The European Union's foreign ministers have added the military wing of the Lebanese Shiite militant group Hezbollah to its list of terrorist organisations.
The move, which required the agreement of all 28 EU member states, will freeze any assets Hezbollah holds in the bloc and forbid the group's European sympathisers from sending it money.
Britain, backed by France and the Netherlands, had long attempted to persuade other EU countries to put the militant group on the terrorism list, citing that it was behind the deadly bus bombing in Bulgaria last year.
The terrorist attack, outside Burgas airport, killed five Israeli tourists and their Bulgarian driver. In March, a Hezbollah operative was convicted in Cyprus for plotting a similar attack.
Another key point was the group's growing involvement in the war across the border in Syria, in support of president Bashar al-Assad's forces.
Israel and the US, which already list Hezbollah as a terrorist organisation, put pressure on EU members to proscribe the Shiite militant group. But other EU countries had feared the move could fuel instability in Lebanon, where the group is part of the government.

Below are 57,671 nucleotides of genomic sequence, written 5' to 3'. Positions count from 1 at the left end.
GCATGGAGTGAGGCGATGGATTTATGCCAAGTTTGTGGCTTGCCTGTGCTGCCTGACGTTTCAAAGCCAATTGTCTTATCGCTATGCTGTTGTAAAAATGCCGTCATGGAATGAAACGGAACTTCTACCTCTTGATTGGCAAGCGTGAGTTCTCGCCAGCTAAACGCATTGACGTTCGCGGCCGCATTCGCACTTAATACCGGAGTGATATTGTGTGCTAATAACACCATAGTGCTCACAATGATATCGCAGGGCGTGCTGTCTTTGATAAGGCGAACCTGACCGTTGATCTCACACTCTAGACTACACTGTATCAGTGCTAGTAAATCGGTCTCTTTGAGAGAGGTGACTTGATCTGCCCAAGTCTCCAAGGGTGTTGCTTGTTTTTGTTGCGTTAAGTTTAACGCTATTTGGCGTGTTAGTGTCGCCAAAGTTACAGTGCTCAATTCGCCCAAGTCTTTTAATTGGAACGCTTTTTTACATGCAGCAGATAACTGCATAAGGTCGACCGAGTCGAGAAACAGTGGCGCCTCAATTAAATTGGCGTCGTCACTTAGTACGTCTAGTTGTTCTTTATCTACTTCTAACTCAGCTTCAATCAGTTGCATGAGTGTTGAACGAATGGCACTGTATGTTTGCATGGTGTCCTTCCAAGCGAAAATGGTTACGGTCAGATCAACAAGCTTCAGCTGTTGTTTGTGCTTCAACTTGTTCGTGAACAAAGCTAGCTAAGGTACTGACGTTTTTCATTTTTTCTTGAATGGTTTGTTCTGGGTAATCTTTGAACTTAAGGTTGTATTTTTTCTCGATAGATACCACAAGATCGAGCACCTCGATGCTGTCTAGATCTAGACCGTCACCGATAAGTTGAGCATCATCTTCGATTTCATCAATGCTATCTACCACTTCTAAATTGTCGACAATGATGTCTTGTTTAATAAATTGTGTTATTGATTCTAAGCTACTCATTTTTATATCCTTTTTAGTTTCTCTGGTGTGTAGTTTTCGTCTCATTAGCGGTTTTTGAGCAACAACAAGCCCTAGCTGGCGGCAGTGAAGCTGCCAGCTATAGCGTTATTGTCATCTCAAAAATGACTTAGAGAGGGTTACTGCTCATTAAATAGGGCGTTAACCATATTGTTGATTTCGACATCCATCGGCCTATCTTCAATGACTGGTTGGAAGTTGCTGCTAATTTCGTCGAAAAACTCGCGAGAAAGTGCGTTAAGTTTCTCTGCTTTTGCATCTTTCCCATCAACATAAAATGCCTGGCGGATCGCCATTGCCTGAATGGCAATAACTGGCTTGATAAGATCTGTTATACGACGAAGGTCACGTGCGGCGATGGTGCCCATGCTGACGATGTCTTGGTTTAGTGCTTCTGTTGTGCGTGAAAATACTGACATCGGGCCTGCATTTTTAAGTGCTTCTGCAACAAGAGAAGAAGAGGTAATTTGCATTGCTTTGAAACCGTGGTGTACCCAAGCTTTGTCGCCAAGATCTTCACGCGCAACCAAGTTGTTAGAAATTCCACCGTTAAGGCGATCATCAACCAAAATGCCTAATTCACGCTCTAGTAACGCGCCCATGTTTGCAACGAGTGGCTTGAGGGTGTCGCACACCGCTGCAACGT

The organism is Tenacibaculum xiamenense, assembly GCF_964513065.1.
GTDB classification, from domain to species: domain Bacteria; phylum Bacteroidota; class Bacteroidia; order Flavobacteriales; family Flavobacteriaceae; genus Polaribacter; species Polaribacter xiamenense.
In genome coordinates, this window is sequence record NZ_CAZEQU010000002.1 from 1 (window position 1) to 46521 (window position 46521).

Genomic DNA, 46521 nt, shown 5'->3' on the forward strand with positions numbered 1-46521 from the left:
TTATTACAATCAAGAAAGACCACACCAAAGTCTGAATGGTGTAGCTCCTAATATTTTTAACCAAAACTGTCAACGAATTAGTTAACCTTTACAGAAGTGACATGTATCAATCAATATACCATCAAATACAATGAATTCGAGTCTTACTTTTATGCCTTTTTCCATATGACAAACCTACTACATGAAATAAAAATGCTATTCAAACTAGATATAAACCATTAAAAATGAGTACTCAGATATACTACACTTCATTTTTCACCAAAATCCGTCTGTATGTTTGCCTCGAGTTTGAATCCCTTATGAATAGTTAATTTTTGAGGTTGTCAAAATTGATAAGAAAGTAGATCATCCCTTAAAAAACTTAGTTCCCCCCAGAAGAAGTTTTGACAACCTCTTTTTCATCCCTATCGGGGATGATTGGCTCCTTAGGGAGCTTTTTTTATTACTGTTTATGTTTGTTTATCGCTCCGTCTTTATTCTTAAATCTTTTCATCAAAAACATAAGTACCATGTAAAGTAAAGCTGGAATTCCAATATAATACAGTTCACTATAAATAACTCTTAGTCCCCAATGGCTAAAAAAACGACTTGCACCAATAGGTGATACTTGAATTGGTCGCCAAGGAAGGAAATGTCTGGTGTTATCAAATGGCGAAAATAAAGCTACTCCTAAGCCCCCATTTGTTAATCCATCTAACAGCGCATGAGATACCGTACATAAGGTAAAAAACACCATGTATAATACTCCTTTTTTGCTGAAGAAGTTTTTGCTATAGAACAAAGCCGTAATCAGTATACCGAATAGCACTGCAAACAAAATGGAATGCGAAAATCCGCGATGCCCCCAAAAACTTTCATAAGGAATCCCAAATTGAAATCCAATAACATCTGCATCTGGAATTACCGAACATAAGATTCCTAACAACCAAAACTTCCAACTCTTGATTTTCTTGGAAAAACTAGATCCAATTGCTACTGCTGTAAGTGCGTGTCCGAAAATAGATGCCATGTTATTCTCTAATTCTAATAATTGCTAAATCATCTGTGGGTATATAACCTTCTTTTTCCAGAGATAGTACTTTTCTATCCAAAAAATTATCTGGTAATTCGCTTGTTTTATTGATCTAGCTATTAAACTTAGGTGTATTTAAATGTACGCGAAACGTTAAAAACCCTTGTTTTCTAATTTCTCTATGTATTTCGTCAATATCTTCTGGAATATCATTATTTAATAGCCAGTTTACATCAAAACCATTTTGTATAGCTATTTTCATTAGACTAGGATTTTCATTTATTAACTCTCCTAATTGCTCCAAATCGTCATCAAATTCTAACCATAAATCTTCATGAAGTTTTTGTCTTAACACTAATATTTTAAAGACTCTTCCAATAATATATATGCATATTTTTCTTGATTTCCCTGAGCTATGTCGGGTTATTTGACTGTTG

Frans Timmermans, Dutch foreign minister, said that "it is good that the EU has decided to call Hezbollah what it is, a terrorist organisation". The move would have the effect of "limiting its capacity to act," he said.
Ahead of the decision, diplomats told Reuters that opposition to the move was fading.
"There are still reservations, but we are moving towards what could be a decision on the possible listing," a senior EU official said.
"The number of member states which have difficulties with a possible decision has been slowly diminishing."
The Lebanese government urged Brussels not to move against Hezbollah, describing the militant group as an "essential component of Lebanese society".